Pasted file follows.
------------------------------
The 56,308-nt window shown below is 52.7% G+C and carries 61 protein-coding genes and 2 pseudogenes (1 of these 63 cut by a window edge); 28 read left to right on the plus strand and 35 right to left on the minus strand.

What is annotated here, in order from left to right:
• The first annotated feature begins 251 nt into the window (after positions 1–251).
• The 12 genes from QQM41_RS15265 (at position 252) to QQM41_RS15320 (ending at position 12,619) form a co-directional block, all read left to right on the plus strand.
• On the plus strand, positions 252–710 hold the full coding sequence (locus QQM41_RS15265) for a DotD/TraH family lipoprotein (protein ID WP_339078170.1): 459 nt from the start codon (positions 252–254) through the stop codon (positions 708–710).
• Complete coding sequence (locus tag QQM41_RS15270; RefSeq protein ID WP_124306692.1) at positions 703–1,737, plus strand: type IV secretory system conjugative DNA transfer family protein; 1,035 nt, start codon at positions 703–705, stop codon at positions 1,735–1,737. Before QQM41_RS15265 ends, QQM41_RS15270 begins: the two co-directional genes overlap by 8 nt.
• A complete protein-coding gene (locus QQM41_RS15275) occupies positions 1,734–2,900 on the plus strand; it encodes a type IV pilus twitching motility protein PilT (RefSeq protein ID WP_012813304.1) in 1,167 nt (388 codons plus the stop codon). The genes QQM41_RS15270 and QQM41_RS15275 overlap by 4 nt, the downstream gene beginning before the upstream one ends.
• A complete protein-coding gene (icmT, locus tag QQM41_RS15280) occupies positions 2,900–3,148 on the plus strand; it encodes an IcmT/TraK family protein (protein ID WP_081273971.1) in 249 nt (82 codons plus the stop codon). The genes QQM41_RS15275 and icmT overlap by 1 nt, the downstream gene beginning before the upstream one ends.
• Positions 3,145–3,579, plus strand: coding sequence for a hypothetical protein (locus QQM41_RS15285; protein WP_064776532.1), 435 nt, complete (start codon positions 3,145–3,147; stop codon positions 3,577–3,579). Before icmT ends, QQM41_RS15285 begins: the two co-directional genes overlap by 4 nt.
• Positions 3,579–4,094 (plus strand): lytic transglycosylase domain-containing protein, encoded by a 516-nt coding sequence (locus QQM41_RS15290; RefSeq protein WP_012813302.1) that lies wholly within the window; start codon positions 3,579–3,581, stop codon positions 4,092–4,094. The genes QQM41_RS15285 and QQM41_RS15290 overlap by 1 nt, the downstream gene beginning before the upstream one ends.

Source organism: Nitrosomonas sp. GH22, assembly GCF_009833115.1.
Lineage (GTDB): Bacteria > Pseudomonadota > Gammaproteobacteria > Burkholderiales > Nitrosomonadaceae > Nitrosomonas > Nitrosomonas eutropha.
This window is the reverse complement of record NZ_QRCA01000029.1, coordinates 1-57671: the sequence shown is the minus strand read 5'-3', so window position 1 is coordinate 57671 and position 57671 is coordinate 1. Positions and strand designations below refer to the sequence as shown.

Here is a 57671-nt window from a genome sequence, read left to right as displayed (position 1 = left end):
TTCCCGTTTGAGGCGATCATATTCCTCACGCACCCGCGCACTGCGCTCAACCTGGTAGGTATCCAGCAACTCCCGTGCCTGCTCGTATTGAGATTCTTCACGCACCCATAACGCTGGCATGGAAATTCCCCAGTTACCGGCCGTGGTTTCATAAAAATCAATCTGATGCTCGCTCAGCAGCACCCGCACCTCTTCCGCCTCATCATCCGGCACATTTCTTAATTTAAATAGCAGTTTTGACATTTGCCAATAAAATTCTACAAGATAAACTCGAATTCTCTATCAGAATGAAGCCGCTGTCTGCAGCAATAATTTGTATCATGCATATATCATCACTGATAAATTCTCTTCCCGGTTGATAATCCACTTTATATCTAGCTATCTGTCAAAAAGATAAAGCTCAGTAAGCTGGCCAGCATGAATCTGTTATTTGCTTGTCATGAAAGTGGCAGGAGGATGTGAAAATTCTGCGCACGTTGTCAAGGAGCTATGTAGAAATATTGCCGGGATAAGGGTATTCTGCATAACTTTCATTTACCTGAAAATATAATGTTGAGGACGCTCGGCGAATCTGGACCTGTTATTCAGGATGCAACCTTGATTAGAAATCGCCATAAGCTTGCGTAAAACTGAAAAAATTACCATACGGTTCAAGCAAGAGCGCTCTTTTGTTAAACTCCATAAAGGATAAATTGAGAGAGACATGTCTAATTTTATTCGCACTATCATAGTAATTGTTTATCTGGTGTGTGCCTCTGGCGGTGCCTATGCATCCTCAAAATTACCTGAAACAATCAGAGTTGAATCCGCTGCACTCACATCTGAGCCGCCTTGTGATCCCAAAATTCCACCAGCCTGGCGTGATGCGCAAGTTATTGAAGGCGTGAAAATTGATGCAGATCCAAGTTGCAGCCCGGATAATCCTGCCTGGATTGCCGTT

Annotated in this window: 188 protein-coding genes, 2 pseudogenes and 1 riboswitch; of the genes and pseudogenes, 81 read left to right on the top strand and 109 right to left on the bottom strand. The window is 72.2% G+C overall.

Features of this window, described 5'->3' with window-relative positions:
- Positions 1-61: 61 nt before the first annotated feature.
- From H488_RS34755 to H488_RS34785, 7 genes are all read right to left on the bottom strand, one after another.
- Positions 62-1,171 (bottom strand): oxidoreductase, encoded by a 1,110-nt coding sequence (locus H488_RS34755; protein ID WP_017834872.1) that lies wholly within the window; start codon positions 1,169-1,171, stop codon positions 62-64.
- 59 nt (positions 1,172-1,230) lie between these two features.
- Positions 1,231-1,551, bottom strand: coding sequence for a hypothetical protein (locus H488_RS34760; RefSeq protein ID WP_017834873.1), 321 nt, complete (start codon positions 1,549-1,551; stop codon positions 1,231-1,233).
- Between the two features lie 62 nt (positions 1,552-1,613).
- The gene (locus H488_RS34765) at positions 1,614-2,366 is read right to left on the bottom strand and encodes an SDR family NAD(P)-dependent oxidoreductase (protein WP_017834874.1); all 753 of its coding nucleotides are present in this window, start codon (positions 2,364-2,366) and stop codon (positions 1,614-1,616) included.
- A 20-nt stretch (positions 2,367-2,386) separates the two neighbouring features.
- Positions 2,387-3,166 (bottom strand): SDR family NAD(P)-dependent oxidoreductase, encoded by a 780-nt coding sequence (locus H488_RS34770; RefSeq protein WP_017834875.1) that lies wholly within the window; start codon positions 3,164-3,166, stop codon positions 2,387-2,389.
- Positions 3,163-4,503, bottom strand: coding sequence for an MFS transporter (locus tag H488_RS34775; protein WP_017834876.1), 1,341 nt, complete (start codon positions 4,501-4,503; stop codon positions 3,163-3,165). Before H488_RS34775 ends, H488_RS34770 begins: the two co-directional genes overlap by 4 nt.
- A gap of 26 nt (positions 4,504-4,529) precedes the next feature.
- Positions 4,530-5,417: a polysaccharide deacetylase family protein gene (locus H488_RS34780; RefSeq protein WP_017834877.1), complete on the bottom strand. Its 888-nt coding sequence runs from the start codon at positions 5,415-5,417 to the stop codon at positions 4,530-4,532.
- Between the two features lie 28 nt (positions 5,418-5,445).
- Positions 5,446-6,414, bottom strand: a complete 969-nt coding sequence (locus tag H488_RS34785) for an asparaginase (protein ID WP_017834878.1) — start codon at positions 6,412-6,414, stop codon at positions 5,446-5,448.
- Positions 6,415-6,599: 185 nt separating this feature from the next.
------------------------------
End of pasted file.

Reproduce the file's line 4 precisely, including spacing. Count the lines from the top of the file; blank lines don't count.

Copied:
• The 12 genes from QQM41_RS15265 (at position 252) to QQM41_RS15320 (ending at position 12,619) form a co-directional block, all read left to right on the plus strand.